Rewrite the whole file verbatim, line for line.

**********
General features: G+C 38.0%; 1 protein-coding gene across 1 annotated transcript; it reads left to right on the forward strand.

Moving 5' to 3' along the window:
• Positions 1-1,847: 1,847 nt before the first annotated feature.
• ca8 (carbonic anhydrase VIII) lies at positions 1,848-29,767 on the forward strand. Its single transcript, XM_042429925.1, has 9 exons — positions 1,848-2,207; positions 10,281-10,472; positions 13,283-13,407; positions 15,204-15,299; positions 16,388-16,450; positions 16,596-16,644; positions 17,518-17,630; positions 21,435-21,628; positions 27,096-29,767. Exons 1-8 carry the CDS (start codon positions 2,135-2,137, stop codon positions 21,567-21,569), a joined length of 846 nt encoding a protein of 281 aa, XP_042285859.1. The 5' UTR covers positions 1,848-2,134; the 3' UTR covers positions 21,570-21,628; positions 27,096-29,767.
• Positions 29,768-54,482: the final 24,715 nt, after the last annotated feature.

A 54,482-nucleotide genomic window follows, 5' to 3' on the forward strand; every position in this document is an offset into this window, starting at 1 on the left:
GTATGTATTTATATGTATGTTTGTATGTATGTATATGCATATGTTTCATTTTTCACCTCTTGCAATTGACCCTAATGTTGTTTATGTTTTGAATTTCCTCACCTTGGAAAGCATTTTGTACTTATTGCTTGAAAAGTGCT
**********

General features: G+C 38.0%; 1 protein-coding gene across 1 annotated transcript; it reads left to right on the forward strand.

Moving 5' to 3' along the window:
• Positions 1-1,847: 1,847 nt before the first annotated feature.
• ca8 (carbonic anhydrase VIII) lies at positions 1,848-29,767 on the forward strand. Its single transcript, XM_042429925.1, has 9 exons — positions 1,848-2,207; positions 10,281-10,472; positions 13,283-13,407; positions 15,204-15,299; positions 16,388-16,450; positions 16,596-16,644; positions 17,518-17,630; positions 21,435-21,628; positions 27,096-29,767. Exons 1-8 carry the CDS (start codon positions 2,135-2,137, stop codon positions 21,567-21,569), a joined length of 846 nt encoding a protein of 281 aa, XP_042285859.1. The 5' UTR covers positions 1,848-2,134; the 3' UTR covers positions 21,570-21,628; positions 27,096-29,767.
• Positions 29,768-54,482: the final 24,715 nt, after the last annotated feature.

A 54,482-nucleotide genomic window follows, 5' to 3' on the forward strand; every position in this document is an offset into this window, starting at 1 on the left:
GTATGTATTTATATGTATGTTTGTATGTATGTATATGCATATGTTTCATTTTTCACCTCTTGCAATTGACCCTAATGTTGTTTATGTTTTGAATTTCCTCACCTTGGAAAGCATTTTGTACTTATTGCTTGAAAAGTGCT